Posts Tagged Grass
Mowing offers some interesting conundrums for an eclectic dinner party conversation. It is a bit like folding the fitted sheets when you take them down from the clothes line. Do you fold the corners first or fold in half and then try to tuck in the corners nicely? Do you mow in ever-expanding circles around your trees, crop-circle style?
The previous article in this 2-part segment gave an overview of basic mowing strategies pertaining to how often to mow and how short to cut your grass. In this part, we will explore the science behind mowing patterns as well as basic safety considerations. We have not yet resolved whether there is a reason to mow in one direction or another, so let’s begin with this.
Lawn maintenance experts advise to change directions about every other time you mow. Thus there is a science to the perpendicular and parallel lawn mower choreography. They also recommend adjusting your lawn mower to alternating cutting lengths. Both strategies will ensure a more natural looking lawn. Varying the length, ever so slightly, compensates for the inevitable scalping of uneven lawn sections. Linear mowing also cuts down on your mowing time.
We each have our own style when we do yard work and with tasks that present some challenges we tend to let our ego get in the way ever so slightly. Take the inclined lawn, for example. How do you tackle that hill with grace? The neighbors or occupants of cars passing by may have an opinion about your lawn mowing style. You must appear confident and sure-footed. Not only that, but at some level we all have a natural inclination to approach nature as an adversary we must conquer. We will not let that hill defeat us! Confidence begins with safety, hence the science of hill mowing.
Mow across hills; never up and down, not even if you have come up with a clever contraption to allow you to stand at the top of the hill and hoist the mower up and down with a pirate ship’s pulley (I confess that I have done this in my youth and it was more struggle than it was worth). Have you ever noticed the moisture bead that forms on the surface of a fresh cut when you trim a house plant? It is the same with grass. For this reason, freshly cut grass can get rather slippery. Add the incline, and you have all the ingredients for a slip of the foot right into the lawn mower blades.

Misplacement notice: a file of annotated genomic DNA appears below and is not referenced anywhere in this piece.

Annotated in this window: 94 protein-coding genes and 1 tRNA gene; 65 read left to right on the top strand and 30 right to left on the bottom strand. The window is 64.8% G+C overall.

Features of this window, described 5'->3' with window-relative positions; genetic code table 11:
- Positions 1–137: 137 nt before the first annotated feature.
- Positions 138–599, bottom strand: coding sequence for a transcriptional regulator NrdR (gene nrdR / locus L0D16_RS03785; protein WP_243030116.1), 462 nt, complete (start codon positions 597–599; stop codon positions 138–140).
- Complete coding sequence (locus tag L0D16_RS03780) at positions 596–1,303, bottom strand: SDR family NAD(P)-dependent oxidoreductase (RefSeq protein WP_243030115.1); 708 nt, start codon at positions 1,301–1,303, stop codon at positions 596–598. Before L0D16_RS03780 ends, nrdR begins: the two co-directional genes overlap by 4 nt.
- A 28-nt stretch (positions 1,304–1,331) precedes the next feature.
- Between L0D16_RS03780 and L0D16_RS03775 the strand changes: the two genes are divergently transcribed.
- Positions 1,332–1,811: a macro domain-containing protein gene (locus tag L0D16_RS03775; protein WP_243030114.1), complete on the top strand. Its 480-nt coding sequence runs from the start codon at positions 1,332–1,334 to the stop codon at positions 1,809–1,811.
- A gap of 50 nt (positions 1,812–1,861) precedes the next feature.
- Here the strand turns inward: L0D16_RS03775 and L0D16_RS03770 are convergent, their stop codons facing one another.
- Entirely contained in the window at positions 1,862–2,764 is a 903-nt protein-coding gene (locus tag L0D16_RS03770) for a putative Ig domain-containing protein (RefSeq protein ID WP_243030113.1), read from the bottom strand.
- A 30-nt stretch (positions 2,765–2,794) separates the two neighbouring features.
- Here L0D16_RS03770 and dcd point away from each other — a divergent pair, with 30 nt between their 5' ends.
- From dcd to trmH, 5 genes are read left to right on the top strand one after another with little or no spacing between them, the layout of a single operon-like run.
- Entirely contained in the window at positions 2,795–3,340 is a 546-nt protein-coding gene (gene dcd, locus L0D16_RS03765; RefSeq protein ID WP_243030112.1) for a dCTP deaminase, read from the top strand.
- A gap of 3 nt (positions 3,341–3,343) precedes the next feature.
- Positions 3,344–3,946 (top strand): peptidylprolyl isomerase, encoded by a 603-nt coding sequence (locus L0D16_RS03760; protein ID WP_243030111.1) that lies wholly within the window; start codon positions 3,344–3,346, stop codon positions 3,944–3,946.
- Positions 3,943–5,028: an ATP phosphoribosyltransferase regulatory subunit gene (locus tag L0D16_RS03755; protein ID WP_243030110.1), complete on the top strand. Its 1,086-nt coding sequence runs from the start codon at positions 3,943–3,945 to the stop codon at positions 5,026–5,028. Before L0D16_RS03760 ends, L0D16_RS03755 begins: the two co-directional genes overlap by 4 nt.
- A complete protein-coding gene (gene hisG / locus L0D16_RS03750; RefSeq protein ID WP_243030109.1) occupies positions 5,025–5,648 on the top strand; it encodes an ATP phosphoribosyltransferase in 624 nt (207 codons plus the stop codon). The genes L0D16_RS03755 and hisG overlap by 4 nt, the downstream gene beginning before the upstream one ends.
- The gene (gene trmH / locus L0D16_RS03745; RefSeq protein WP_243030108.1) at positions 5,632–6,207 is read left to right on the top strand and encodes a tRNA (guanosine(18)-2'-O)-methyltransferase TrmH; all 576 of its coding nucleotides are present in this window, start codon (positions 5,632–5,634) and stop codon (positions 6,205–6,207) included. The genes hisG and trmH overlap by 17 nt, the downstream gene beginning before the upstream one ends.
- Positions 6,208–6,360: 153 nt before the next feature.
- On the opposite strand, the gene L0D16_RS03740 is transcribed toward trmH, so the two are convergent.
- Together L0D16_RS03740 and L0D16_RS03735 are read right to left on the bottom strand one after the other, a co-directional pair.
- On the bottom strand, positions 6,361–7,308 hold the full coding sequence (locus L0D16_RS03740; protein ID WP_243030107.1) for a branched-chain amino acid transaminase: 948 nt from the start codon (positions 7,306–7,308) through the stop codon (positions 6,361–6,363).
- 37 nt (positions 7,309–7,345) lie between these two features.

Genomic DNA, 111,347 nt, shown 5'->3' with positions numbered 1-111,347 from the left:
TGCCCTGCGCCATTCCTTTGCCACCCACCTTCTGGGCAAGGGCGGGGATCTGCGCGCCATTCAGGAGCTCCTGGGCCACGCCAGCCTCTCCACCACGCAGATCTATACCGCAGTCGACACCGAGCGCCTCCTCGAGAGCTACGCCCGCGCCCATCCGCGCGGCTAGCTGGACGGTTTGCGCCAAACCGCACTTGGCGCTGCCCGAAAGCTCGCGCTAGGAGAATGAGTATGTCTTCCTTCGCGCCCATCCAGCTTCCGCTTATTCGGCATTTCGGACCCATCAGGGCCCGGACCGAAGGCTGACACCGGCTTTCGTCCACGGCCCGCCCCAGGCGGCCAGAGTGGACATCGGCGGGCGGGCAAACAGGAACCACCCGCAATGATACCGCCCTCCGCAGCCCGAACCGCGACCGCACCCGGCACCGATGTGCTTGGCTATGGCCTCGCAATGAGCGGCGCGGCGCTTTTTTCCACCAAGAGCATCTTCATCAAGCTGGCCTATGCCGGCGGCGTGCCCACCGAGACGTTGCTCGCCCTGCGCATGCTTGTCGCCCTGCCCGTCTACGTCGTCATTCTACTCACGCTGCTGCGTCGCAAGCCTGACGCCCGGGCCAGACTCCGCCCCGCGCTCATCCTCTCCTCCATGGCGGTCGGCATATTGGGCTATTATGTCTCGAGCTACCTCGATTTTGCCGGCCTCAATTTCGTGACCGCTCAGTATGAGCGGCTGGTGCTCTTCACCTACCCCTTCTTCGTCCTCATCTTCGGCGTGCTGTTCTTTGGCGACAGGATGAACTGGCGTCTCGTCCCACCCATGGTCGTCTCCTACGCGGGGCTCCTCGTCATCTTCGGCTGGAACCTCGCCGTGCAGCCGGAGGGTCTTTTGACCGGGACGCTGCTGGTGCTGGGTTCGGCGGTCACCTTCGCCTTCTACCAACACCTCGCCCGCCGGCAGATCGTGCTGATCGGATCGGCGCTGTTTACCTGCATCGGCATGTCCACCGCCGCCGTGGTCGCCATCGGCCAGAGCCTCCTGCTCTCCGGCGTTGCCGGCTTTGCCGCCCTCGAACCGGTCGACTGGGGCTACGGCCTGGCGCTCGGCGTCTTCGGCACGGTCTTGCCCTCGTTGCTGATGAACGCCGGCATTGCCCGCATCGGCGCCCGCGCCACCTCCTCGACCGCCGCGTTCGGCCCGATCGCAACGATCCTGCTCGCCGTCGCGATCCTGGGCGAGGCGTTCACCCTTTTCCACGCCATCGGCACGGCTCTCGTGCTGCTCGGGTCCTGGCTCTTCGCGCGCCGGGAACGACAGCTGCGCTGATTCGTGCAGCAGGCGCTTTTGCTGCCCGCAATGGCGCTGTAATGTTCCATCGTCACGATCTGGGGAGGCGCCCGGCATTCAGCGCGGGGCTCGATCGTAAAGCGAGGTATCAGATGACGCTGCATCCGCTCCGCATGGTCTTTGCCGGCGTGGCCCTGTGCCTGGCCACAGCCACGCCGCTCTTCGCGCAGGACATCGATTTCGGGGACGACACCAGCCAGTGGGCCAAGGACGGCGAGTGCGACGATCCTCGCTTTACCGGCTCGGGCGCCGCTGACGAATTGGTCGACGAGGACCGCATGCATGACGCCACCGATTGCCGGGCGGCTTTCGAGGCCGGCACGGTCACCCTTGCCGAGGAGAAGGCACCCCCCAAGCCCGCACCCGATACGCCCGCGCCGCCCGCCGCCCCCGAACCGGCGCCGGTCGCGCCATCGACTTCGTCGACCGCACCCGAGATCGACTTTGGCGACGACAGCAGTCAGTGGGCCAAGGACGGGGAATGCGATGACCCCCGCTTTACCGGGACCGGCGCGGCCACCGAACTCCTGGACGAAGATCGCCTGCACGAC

Furthermore (Granny is not done… “listen to your Granny” once said Goatman Dave at Emerson’s Acre), take a stroll around the yard before you begin mowing to remove any object or obstacle, including the sprinkler head, even if the hose is not attached to it and you were going to mow around it. A moment of distraction and that little device will send you to the emergency room.
Mowing is not rocket science, but there is a science to it nonetheless. As for the science of folding fitted sheets… someone should invent Velcro corners that open up flat for storage. We’ve got gardens to tend and a lawn to mow and little time to fight with the sheets.
Diagonally would make an interesting pattern, but parallel to the house would be easier. Then again, perpendicular to the house would create depth. How short should it be? Is it a matter of preference or is there a scientific reason behind the golf green, besides accommodating the game? Should I mow every week whether it needs it or not or should I wait until the grass has reached a certain height? Is a rotating blade better than a reel blade?
As you might have guessed, we may be trading the lawn mower for a baler before we answer all of the above questions and finally take action. As with most everything in life, a balanced mixture of knowledge, gut feeling and personal preference is the proper way to go. So here is a bit of knowledge to consider. I leave the gut feeling and good taste to you.
Lawn mowing is a Cartesian activity, so let’s ponder logical questions. First, what sort of grass do you have around your property? Different varieties of grass thrive at different cutting heights and intervals. Experiment, but there are general rules of “green” thumb, so to speak: Grass grows healthier root systems the taller it is allowed to get. Taller grass also creates more shade for itself, which preserves moisture and further helps nourish your lawn. When the grass gets to the point where it is not unsightly, yet generates shade for itself, cut at 1/3 its height.